Posts Tagged evidence
Last week we expanded on the purpose of examples – to give evidence to the judge: your marker. Now it’s time for some judgement of your own.
To communicate your examples, you have two main choices: use quotations or citations. Quotations are when you use the exact words of the person or article that you’re referring to – it’s often called a direct quotation because you’re taking the words directly from the source. Citations, on the other hand, are where you express the example in your own words. You paraphrase it. Note that you’re still communicating the same idea – you don’t change the concept; just the words used to describe it. So when should you quote and when should you cite an example from another source?
You’ve got to use the best form of evidence at the time. Think about the situation and what applies. What do the markers want to see? For a high school English course, like Cambridge (CIE) English Literature, markers want to see you tie your analysis very closely to the text. English Literature markers measure this requirement by looking for lots of direct quotations.
University markers usually don’t. They want to see that you can think for yourself. (That’s the whole point of higher education). This means university markers usually prefer citations because if you can express an idea well in your own words, it proves that you’ve understood the concept. They can always tell if you’re on topic anyway. So, when at university, I’d probably paraphrase where possible. Anyone can be a parrot.
See how the markers want to see the same underlying skills: good analysis of a question, identifying relevant information in the text (and other literature), explaining and linking the evidence coherently and persuasively – yet they also view quotations quite differently. Another example of how being able to think in a sophisticated nuanced way is valuable – you can adjust to different assessment styles.
So both university and high school English markers want you to achieve the same thing: a close analysis of the text that proves you can think for yourself. The skills required are the same, but they lead to very different signs of success. Now you can use your judgement about whether to quote or cite ideas, depending on the emphasis of your course. If in doubt, check with your teacher or lecturer. Prove to the judges that you can analyse; and prove that you can be original and think for yourself.
All the best!
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We’ve looked at how to improve your essays with examples. Examples can be entertaining, but make sure they have explanatory value too. Since examples explain the details, detailed examples work best – be specific about the main points. We’ve also looked at a few examples of examples in an English Literature essay.
Now, giving evidence in your essay is like presenting a case at court. Now, instead of being a ninja, you’ve got to think like a lawyer. You’ve got to convince the judge – they hand out the penalty (or blessing). You do want lots of marks, don’t you?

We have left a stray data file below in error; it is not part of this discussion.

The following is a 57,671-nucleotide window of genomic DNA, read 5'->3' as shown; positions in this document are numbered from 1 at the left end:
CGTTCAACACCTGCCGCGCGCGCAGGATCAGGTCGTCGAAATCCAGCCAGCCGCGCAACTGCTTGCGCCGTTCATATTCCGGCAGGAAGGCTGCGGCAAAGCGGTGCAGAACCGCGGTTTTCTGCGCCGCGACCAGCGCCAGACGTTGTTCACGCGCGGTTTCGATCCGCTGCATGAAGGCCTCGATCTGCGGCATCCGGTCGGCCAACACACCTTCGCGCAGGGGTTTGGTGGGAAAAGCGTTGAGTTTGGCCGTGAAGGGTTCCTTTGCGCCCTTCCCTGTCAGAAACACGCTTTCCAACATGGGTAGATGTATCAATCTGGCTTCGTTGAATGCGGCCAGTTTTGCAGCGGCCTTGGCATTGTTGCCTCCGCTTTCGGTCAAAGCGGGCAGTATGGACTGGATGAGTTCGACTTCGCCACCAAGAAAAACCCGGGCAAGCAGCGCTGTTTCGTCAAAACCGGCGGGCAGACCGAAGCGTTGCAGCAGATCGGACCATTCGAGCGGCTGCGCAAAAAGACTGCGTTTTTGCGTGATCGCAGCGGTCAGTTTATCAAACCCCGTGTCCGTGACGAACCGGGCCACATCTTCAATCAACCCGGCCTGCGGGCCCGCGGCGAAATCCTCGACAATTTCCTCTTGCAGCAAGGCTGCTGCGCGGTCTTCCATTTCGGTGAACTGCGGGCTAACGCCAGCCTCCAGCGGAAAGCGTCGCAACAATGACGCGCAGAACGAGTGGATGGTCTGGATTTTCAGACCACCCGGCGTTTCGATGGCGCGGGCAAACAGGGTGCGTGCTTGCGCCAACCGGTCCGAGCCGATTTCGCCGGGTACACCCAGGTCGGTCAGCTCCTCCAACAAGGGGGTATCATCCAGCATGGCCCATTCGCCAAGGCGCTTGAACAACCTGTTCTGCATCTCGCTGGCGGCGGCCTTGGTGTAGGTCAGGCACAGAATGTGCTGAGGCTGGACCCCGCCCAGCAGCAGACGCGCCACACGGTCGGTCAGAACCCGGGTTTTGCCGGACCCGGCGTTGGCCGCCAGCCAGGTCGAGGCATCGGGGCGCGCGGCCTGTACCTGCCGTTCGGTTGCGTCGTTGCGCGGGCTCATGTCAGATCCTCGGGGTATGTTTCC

So now it comes down to how you present the argument: the explanation part. You’ll already have begun moving into this phase by including the details of your example. Now you want to clearly demonstrate to the judge that this example proves your overall argument. A good way to do this is to relate the example to a broad concept within your subject that supports your argument. This could be a political or philosophical framework in English Literature, or an overarching theory in another discipline.
For example, to more completely integrate the (facetious) example about selling sea shells in a previous post, you could say that “this represents a 150% increase in global sales compared to last year. This means we can afford to invest in the new wheelbarrow because we’ll be able to recoup the costs and we’ll be well positioned to sell sea shells at the Rugby World Cup 2011”. If it was a marketing-focused essay, then I’d talk about the branding benefits and sustainable competitive advantage that Rugby World Cup exposure might generate. If it were a finance-focused question, I’d mention the projected value this project would add to the firm. If the example has been quite long, it’s good to restate the main point of the example briefly too. Explain the bigger implications of examples to get more marks.
By relating your example and its implications to a bigger framework, you show how it’s relevant to your audience – so these sentences should answer the essay question too. If you answer the essay question at both the big theoretical level and the detailed example level, then the judge will have to award you more marks. Go get ‘em!
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In the past few weeks, we’ve explored the use of examples in essays. Since examples are powerful communication devices, I will take my own advice. Below are some example paragraphs from a Year 13 level essay (written for Cambridge A2 course work).